BHOPAL, India (Reuters) - A teenage girl in Madhya Pradesh killed herself on Wednesday after being traumatised by media reports that a "Big Bang" experiment in Europe could bring about the end of the world, her father said.
The 16-year old girl from Madhya Pradesh drank pesticide and was rushed to the hospital but later died, police said.
Her father, identified on local television as Biharilal, said that his daughter, Chayya, killed herself after watching doomsday predictions made on Indian news programmes.
"In the past two days, Chayya had asked me and other relatives about the world coming to an end on Sept. 10," Biharilal was quoted as saying.
"We tried to divert her attention and told her she should not worry about such things, but to no avail," he said.
For the past two days, many Indian news channels held discussions airing doomsday predictions over a huge particle-smashing machine buried under the Swiss-French border.
The machine, called the Large Hadron Collider, was switched on on Wednesday, at the start of what experts say is the largest scientific experiment in human history.
The machine smashes particles together to achieve, on a small-scale, re-enactments of the "Big Bang" that created the universe.
Leading scientists and researchers at the European Organisation for Nuclear Research, said the experiment was safe. They dismissed as "pure fiction" doomsday predictions that the experiment could create anti-matter, or black holes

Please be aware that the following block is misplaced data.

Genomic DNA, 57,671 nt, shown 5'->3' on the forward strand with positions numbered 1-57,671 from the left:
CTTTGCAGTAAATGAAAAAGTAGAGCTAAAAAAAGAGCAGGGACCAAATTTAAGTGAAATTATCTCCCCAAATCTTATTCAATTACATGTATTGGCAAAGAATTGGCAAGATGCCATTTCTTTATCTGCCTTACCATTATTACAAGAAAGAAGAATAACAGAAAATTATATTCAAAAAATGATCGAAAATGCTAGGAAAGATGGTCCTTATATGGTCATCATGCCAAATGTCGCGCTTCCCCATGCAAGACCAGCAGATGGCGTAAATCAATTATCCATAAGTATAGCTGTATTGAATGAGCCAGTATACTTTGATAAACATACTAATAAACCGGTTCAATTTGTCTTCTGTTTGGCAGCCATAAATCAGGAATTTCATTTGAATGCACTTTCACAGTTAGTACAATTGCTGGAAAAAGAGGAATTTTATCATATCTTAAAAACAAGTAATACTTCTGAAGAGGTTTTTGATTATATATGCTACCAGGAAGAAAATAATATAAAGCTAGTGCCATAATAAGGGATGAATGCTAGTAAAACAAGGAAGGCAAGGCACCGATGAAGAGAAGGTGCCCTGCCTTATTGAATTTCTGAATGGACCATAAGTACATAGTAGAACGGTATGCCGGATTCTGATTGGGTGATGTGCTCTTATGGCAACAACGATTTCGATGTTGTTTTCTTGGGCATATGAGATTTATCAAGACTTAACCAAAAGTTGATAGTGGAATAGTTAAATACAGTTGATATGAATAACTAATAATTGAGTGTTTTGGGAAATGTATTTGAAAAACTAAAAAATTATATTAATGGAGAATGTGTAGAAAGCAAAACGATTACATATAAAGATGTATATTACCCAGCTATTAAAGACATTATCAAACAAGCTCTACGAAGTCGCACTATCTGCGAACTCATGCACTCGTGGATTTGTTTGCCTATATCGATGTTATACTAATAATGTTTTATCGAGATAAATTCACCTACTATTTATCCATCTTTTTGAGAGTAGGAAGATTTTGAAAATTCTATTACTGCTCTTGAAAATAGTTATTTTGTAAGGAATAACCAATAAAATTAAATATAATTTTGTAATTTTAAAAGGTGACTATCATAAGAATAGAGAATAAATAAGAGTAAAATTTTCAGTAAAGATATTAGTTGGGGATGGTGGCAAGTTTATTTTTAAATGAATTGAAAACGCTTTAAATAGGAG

But in India fears about the experiment and the minor risks associated with it spread rapidly through the media.
In east India, thousands of people rushed to temples to pray and fast while others savoured their favourite foods in anticipation of the world's end.
"There were a thousand more devotees yesterday as well as today compared to (any) other normal day," Benudhara Sahu, a temple official in Orissa, told Reuters.
Many women and children rushed to temples and observed fasts as they prayed for deliverance, officials and witnesses said.
Assurances by scientists and the media that nothing would happen counted for nothing for housewife Rukmini Moharana.
"I visited temple, prayed to god," Moharana said. "I am observing the fast for safety because god can only save us."